If you fancy a spice injection head on down to 190 Tooting High Street. I may well see you there for lunch.

 

IMG_9227

 

Moong Dal – Sri Lankan Style

Serves 6-8

450g  moong dal, cleaned

900ml cold water

1 tbsp vegetable oil

6 fresh curry leaves

1-2 tsp black mustard seeds

3 large dried red chillies

1/2 (half) tsp  asafoetida/hing

1 tsp turmeric powder

2 tsp salt

******

1. Thoroughly wash the moong dal in a pan of cold water, using your hands. Carefully empty the water from the pan and repeat a couple of times so that the water runs clear.

2. Add 900ml of cold water to the pan holding the moong dal and bring to the boil and then let simmer for around 20-30 minutes. During this time white froth will form at the top of the pan. Using a large spoon skim off the froth that forms and discard. You may find that you require a little more cold water if it has all been soaked up, so just add a little, depending on how soupy you like your dal. When the dal is done it will be slightly lighter in colour and will will be soft to touch – be careful not to allow it to become too mushy through overcooking.

3. In a small pan heat up the oil on a low heat. When it is hot add the black mustard seeds. These will begin to pop almost immediately so be careful. Add the rest of the ingredients and move around the pan for 30 seconds.

4. Take a spoonful of the dal and place in the pan with the spices. Mix together and then pour all the contents of the spice pan into the other pan holding the dal. Place a small bit of water in the spice pan and swirl around so that all the spices are removed from the pan and put into the dal pan.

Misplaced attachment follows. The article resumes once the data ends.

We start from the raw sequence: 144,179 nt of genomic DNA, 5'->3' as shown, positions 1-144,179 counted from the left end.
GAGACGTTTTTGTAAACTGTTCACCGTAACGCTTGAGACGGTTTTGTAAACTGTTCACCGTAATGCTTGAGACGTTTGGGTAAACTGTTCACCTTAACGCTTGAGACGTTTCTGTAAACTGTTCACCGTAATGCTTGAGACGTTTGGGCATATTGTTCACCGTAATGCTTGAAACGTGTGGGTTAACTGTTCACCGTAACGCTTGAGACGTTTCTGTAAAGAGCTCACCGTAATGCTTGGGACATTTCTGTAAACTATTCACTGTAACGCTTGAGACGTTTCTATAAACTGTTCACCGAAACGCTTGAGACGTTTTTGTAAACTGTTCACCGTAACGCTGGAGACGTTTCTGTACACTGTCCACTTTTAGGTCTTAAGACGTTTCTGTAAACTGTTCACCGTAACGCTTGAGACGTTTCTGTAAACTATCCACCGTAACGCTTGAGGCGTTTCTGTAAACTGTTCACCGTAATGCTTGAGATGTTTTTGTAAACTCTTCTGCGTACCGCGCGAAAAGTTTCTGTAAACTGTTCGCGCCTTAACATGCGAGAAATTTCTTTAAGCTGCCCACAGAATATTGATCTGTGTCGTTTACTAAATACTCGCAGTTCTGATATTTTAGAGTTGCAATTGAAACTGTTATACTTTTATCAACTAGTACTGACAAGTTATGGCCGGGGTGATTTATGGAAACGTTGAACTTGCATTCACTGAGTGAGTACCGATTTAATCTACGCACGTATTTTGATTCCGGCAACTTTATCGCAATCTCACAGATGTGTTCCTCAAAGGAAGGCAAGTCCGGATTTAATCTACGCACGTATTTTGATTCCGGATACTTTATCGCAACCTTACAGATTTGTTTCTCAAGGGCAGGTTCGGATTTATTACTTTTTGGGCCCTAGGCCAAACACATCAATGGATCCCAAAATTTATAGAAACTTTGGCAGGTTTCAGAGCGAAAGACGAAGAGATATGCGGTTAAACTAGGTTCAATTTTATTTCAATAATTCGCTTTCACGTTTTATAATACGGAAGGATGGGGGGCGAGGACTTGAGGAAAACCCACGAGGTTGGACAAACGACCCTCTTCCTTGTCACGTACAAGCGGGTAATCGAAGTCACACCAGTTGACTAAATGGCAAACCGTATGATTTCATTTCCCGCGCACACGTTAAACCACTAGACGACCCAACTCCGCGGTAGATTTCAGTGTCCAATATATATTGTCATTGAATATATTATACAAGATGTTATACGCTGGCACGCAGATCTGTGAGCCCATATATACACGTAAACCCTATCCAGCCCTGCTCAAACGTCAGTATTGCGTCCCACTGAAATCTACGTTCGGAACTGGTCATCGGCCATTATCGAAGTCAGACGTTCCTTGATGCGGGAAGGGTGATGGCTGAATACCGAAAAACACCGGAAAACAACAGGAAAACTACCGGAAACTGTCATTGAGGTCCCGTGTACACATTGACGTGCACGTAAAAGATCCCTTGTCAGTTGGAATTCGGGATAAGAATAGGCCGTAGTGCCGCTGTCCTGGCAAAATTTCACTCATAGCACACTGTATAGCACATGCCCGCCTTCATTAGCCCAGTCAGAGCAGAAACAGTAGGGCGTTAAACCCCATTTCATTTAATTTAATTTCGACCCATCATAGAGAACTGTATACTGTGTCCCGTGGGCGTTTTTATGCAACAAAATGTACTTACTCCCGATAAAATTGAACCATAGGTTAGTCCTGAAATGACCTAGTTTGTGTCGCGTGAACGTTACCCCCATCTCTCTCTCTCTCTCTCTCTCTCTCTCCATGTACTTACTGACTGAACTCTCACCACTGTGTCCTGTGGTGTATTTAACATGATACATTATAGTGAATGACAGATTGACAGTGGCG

5. Stir in thoroughly to the dal and simmer for a couple of minutes. If it requires more salt then add a little more at this final stage.  Leave to cool slightly before serving.

 


Indian Toor Dal – one of my absolute favourites

IMG_7774

After the excesses of weekend feasting Monday nights in my household are vegetarian and usually include a dal of some sorts. This past weekend has been a whirl of celebration with my eldest daughter’s birthday sleepover followed by a large family lunch to celebrate, as well as squeezing in a celebration dinner in honour of our talented artist friend, Adele Henderson (you heard it hear first folks) who was displaying some of her charcoal paintings at the prestigious Mall Galleries in London.

IMG_7780

Like soups, which I am a huge fan of, dal is the ultimate homely and warming comfort food. There are hundreds of varieties from all over India, Pakistan and Bangladesh and each week I try and cook a different one from the week before. Some require soaking, and others you can cook straight away. This week I have used toor dal (similar looking but smaller in size to channa dal), which is one that does require soaking, preferably overnight. My usual routine is to soak the lentils on Sunday night and then to cook the dal on Monday morning. The whole cooking and preparation time takes no longer than 35 minutes so can easily be done prior to leaving the house, or returning later in the day.